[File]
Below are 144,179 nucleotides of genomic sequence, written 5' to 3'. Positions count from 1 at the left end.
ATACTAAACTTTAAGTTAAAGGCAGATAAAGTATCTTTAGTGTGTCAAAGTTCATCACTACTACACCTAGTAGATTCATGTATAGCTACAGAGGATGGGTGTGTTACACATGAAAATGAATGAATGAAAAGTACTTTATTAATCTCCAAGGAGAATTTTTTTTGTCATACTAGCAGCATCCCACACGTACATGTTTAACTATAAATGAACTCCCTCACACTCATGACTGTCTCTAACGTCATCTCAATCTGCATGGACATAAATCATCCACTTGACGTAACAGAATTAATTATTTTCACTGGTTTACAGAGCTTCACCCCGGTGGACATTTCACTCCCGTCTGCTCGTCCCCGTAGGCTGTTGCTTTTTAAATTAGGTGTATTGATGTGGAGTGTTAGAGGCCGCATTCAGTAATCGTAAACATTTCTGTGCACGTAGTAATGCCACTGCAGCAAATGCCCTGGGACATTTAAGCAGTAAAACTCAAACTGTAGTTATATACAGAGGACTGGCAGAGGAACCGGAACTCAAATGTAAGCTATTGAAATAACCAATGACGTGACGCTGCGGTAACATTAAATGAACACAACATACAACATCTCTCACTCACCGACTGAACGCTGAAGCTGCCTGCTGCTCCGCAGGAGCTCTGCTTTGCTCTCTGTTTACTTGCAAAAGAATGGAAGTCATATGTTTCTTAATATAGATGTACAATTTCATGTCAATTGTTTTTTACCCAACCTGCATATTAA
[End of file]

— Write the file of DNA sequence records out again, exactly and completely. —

Below are 144,179 nucleotides of genomic sequence, written 5' to 3'. Positions count from 1 at the left end.
ATACTAAACTTTAAGTTAAAGGCAGATAAAGTATCTTTAGTGTGTCAAAGTTCATCACTACTACACCTAGTAGATTCATGTATAGCTACAGAGGATGGGTGTGTTACACATGAAAATGAATGAATGAAAAGTACTTTATTAATCTCCAAGGAGAATTTTTTTTGTCATACTAGCAGCATCCCACACGTACATGTTTAACTATAAATGAACTCCCTCACACTCATGACTGTCTCTAACGTCATCTCAATCTGCATGGACATAAATCATCCACTTGACGTAACAGAATTAATTATTTTCACTGGTTTACAGAGCTTCACCCCGGTGGACATTTCACTCCCGTCTGCTCGTCCCCGTAGGCTGTTGCTTTTTAAATTAGGTGTATTGATGTGGAGTGTTAGAGGCCGCATTCAGTAATCGTAAACATTTCTGTGCACGTAGTAATGCCACTGCAGCAAATGCCCTGGGACATTTAAGCAGTAAAACTCAAACTGTAGTTATATACAGAGGACTGGCAGAGGAACCGGAACTCAAATGTAAGCTATTGAAATAACCAATGACGTGACGCTGCGGTAACATTAAATGAACACAACATACAACATCTCTCACTCACCGACTGAACGCTGAAGCTGCCTGCTGCTCCGCAGGAGCTCTGCTTTGCTCTCTGTTTACTTGCAAAAGAATGGAAGTCATATGTTTCTTAATATAGATGTACAATTTCATGTCAATTGTTTTTTACCCAACCTGCATATTAA